Boise State University, USA
Wan Kuang completed his PhD from University of Southern California. He is currently with the department of Electrical and Computer Engineering at Boise State University.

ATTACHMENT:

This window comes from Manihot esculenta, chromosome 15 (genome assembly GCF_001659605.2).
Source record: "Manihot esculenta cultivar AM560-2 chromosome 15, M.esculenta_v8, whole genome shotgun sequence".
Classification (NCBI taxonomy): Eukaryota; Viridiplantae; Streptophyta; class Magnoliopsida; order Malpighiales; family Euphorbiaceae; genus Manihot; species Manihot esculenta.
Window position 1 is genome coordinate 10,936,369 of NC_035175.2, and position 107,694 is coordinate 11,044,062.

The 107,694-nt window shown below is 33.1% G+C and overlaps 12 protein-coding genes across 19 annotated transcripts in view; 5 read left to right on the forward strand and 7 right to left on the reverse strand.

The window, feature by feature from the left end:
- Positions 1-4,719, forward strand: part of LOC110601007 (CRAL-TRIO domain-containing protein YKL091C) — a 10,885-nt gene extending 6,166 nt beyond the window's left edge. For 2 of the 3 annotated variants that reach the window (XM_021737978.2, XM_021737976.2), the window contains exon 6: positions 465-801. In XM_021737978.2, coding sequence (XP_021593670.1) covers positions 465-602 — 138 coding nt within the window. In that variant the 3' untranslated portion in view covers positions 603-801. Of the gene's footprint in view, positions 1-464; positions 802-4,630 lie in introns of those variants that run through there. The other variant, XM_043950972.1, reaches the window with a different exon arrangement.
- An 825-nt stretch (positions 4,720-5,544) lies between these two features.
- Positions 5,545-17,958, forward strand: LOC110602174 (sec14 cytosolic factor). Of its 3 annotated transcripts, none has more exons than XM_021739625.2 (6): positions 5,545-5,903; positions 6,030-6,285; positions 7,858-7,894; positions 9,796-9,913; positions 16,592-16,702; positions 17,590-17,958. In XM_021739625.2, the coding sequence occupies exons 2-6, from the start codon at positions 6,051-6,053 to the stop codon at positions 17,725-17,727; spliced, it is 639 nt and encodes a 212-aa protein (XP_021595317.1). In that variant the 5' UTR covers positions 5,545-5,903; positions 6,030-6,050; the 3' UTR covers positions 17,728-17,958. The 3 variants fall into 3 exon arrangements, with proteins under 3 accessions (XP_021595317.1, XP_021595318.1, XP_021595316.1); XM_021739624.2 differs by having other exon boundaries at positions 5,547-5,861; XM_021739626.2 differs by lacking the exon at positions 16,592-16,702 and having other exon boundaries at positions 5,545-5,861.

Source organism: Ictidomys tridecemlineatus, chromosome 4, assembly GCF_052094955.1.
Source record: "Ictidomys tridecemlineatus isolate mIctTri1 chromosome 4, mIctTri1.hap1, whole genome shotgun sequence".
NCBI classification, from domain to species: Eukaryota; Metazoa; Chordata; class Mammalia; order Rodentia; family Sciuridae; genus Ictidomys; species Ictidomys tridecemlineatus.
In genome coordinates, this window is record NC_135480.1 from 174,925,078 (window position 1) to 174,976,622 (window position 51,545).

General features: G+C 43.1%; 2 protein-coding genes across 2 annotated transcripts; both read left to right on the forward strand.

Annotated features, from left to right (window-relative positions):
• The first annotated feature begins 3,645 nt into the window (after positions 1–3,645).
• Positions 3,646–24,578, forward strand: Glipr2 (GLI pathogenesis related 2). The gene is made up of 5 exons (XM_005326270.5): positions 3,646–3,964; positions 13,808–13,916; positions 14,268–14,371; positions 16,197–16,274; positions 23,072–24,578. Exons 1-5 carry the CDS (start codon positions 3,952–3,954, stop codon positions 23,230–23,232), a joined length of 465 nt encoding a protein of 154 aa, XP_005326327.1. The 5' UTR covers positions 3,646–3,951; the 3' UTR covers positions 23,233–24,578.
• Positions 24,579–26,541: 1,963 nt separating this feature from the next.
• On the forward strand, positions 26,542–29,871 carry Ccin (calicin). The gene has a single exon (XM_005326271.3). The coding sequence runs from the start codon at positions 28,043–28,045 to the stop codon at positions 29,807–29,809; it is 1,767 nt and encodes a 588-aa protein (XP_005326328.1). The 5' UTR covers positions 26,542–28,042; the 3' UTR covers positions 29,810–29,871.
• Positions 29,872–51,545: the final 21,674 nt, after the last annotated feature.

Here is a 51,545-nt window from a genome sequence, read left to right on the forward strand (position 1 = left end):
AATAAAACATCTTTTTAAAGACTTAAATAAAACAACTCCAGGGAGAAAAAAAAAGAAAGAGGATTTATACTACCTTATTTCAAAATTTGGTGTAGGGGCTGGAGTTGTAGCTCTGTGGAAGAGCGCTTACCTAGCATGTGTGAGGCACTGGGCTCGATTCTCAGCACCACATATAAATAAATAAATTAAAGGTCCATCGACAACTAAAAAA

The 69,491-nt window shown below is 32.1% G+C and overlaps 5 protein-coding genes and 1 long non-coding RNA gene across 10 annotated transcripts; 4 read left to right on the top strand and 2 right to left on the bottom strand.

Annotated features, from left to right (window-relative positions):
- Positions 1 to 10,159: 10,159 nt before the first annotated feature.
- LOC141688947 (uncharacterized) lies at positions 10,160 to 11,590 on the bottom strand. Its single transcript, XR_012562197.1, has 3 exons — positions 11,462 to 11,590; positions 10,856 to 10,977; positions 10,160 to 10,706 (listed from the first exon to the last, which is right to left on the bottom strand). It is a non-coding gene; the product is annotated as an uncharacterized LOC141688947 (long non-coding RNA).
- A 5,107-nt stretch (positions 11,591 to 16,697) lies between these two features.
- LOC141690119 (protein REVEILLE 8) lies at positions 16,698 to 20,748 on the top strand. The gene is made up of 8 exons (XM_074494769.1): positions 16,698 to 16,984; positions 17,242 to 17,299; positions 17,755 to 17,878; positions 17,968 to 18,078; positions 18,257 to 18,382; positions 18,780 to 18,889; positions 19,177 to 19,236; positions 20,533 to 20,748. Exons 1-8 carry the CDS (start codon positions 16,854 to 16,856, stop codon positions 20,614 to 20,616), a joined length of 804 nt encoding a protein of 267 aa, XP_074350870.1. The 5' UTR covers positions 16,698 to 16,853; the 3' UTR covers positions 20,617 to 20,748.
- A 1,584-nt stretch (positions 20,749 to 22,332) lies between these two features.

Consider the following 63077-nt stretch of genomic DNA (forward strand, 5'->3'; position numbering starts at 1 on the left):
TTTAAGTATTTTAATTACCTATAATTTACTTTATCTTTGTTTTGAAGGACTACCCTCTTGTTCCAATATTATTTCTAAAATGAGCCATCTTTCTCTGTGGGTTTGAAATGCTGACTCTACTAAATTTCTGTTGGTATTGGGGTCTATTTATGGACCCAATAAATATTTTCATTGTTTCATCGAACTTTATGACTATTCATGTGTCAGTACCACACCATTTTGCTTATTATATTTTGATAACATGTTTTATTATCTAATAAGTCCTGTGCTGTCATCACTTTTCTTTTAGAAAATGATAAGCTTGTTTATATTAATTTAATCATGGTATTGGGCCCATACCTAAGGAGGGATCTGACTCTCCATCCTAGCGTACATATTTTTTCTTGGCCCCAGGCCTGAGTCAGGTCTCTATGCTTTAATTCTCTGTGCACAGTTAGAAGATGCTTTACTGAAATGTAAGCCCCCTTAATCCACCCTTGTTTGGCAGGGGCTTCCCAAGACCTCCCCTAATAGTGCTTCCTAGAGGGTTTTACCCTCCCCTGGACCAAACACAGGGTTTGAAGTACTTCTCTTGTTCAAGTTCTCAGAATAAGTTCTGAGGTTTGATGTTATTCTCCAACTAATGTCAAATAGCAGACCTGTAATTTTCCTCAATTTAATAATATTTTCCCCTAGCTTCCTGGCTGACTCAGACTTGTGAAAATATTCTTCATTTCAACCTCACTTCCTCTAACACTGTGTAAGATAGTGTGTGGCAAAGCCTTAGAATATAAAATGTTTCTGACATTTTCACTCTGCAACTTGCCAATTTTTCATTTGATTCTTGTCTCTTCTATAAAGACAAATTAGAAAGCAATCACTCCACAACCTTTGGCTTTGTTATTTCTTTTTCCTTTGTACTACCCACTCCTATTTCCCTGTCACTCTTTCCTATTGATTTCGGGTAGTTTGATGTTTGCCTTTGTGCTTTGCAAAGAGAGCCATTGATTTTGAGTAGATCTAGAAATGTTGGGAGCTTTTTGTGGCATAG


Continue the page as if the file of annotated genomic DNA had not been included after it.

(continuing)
Noble-metal waveguides utilizing surface plasmon interactions are capable of serving as the building blocks of nanoscale photonic circuitry. Nanoparticles can also be arranged into arrays that function as a beam splitters, phase shifters, or crossover splitters on the sub-diffraction scale. Here, we demonstrate the use of DNA origami to arrange gold nanoparticles into arrays and create functioning, mechanically stable waveguides. DNA origami is a self-assembly technique, where hundreds of short (30-50 bases) synthetic oligonucleotides --- so-called staple strands --- are annealed with a long (8 kb) virus-derived scaffold strand. Such DNA origami structures can serve as precisely addressable templates onto which nanomaterials such as noble metal nanoparticles and quantum dots can be assembled. A specific location or “pixel,” consisting of a staple strand, on the folded origami can be addressed because each pixel contains a unique DNA sequence. This spatial addressability provides great latitude of design for optical nanostructures. Plasmonic waveguides consisting of linear gold nanoparticle (AuNP) arrays were synthesized by attaching 10 nm diameter AuNPs to a pair of dimerized DNA origami nanotubes. The properties of the plasmonic waveguides were characterized by combining atomic force microscopy (AFM) and optical far-field images. The independently collected AFM and darkfield images were registered and digitally overlaid, allowing the optical properties of individual waveguides to be correlated with their nanoscale structure. The scattering spectra were collected from the individual waveguide and it was found that the peak shifts between the longitudinal and transverse modes agree with the Fano model of nanoparticle scattering.